Objective: To study the changes in amino acid content of left ventricles of patients during cardiac surgery that involves cardiopulmonary bypass and cold cardioplegia.
Design: Biopsy specimens (up to 10 mg wet weight) from the left ventricle of 30 patients undergoing coronary artery bypass graft and valve replacement surgery on cardiopulmonary bypass (protected by cold cardioplegia with St Thomas' solution) were taken immediately before the infusion of the cardioplegic solution and just before the removal of the cross clamp, and were analysed for their amino acid content.
Results: Of the most abundant cellular amino acids in the left ventricle taurine, glutamine, glutamate, and aspartate, but not alanine, showed a significant fall during the period of cross clamping. A rise in intracellular sodium (Na) is known to occur during cold cardioplegic arrest so that an activation of an amino acid/Na efflux, similar to that seen in animal experiments, seems a likely mechanism. The anomalous behaviour of alanine suggests some recovery of metabolism.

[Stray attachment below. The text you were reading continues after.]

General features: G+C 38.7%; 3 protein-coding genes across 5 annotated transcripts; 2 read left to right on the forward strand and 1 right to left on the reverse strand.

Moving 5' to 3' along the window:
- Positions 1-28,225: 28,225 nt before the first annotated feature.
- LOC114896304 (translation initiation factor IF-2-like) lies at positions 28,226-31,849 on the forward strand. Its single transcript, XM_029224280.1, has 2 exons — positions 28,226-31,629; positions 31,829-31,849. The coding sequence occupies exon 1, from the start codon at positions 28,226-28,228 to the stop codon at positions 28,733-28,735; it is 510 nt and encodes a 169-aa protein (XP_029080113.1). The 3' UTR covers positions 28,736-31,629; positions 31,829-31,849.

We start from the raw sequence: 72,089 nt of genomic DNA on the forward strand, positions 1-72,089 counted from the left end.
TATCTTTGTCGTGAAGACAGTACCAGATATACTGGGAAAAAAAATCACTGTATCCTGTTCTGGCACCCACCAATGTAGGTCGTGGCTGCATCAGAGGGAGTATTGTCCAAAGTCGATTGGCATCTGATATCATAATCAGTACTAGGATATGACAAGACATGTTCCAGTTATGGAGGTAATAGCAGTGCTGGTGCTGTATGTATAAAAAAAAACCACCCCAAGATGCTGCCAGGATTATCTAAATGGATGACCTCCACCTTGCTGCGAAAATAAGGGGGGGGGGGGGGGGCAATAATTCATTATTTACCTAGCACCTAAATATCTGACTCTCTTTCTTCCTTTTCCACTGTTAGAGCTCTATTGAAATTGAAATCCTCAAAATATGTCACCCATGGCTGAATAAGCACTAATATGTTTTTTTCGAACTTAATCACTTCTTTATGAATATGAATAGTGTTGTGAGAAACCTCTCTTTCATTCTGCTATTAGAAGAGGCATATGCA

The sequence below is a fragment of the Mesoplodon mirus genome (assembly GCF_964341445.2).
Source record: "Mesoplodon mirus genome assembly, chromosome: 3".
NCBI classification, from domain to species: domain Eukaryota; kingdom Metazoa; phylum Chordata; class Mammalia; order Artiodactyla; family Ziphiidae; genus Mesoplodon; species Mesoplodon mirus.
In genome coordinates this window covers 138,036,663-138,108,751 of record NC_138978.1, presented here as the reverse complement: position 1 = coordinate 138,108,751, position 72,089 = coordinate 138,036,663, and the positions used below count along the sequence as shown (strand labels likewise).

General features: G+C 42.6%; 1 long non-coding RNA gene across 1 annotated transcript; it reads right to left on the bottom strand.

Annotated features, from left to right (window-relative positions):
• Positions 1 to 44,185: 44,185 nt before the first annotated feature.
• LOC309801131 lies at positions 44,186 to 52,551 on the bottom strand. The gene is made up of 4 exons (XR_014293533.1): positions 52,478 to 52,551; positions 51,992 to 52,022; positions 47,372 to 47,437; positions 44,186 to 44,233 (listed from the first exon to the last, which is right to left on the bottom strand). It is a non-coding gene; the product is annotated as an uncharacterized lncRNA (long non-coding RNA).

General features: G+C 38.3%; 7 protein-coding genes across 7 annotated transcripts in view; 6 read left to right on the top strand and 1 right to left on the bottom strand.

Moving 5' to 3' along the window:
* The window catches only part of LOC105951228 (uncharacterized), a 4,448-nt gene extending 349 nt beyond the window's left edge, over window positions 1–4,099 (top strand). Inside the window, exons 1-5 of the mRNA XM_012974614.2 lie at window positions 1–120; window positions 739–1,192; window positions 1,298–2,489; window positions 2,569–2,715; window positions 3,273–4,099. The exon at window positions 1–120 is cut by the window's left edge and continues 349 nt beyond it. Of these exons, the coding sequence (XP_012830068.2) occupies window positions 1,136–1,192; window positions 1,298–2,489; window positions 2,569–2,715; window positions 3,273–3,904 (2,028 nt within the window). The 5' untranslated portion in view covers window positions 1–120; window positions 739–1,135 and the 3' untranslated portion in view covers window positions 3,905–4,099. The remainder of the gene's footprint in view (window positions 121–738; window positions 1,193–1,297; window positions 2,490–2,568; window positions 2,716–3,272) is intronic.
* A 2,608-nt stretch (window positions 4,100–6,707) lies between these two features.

Conclusions: The loss of alpha amino acids (by contrast with the loss of taurine) will depress protein synthesis and reduce energy reserves after cardiac surgery. Attempts to preserve the concentrations of intracellular alpha amino acids must be balanced against the need to regulate intracellular Na concentration and hence intracellular pH and calcium ions. The presence of alpha amino acids in the cardioplegic solution (or in a resuscitation solution) should maintain the intracellular concentrations and favour activation of the taurine/Na symport to oppose the rise in intracellular Na concentration. Because the reservoir of tissue taurine is limited, the potential benefits of increasing the concentration of taurine in the heart by diet before surgery and addition of alpha amino acids to the cardioplegic solution merits further assessment.